Thus, I provide a toy for permitting an operator such as a child to attempt to control an object relative to a contour of variable elevation, as seen by the operator, while the toy and operator move relative to the contour. More specifically, the object may take the form of a toy airplane, for example, and I provide means by which the same may be suspended in a vehicle, such as an automobile, so that the child may sight along the object and control its apparent elevation relative to the contour of the surface of the terrain outside of the vehicle and in the operator's field of view, while the vehicle moves relative to the terrain.

According to one aspect of the invention, I provide a support, line bearing means carried by the support and means associated with the support, such as a suction cup for fixing the support to a vehicle window or other flat surface, so that the support may be mounted in the vehicle at a given height or position relative to the operator. The last named means may take the form of a spring clip for fixing the support to a sun visor or the like.

A flexible line such as a string is fixed at one end to the object, loops around the line bearing means and then through line guide means associated with the object, the free end of the line being adapted to be manipulated by the operator to raise and lower the object so that the operator may sight along the object and control the spatial relation of the object and the contour in his field of view as the contour moves relative to the object and operator, by manipulating the free end of the flexible line.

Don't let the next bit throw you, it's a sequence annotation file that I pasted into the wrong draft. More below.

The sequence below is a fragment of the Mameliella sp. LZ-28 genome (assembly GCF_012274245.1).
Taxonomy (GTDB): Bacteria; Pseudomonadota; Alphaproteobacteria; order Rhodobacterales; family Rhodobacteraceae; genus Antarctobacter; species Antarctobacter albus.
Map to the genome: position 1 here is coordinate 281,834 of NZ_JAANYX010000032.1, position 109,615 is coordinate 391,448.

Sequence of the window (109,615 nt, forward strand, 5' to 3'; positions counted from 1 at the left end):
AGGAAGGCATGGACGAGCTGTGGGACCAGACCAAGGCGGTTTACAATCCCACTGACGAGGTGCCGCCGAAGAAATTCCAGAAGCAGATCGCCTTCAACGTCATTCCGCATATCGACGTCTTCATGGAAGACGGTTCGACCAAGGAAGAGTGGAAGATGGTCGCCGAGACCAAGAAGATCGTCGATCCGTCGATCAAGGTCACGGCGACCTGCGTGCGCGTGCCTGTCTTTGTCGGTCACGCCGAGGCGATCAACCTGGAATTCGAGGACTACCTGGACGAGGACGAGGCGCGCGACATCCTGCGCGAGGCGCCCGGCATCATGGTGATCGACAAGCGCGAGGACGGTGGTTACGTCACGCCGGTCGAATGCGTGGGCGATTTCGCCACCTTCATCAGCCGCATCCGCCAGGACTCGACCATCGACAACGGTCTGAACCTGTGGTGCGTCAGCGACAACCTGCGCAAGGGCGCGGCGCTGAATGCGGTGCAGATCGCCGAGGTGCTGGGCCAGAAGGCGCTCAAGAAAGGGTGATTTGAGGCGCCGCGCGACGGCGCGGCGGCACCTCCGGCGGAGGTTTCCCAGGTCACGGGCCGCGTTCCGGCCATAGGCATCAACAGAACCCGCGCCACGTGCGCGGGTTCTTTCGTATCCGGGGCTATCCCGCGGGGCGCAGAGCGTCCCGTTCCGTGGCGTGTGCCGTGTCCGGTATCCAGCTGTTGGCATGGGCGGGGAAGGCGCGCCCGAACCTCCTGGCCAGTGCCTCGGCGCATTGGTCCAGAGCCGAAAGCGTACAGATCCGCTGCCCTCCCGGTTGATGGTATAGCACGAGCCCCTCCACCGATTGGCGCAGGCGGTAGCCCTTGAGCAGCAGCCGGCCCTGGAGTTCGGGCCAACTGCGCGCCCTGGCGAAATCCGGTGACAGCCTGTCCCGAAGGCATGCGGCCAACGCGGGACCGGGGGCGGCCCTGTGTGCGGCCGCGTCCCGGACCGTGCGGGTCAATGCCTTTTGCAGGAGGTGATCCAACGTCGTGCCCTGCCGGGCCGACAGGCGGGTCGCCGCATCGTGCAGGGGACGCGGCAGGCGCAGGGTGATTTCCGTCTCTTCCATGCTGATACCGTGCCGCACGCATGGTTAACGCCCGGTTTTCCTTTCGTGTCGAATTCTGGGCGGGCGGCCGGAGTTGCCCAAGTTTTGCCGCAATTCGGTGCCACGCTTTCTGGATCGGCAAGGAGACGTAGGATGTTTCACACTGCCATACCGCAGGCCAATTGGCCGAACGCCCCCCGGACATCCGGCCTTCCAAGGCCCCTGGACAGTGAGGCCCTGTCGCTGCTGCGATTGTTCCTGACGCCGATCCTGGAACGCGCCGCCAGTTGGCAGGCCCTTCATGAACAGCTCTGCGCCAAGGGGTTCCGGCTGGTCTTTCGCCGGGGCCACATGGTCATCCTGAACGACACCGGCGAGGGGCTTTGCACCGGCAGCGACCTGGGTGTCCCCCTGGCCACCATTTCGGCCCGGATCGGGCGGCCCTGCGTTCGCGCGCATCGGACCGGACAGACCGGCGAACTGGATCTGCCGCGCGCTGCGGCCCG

For example, if the object is a small model of an airplane, the operator may attempt to maintain the same at a given apparent altitude as the elevation of the terrain varies within the operator's field of view.

The support may comprise an elongate sleeve secured at one end to the suction cup, an arm extending within the other end of the sleeve for telescopic movement relative thereto and a finger pivotally connected at one end to the distal end of the arm and carrying the line bearing means at its other end. By this arrangement, the line bearing means may be pivoted relative to the suction cup so as to be carried in a given relation to the operator whether the cup is mounted on a side window or on the rear window of a station wagon having a rearwardly facing seat, for example. I may provide means such as a helical spring to urge the arm to its fully extended position relative to the sleeve. The telescopic arrangement and the arm urging means permit the device to contract in the event that it is struck by a vehicle occupant.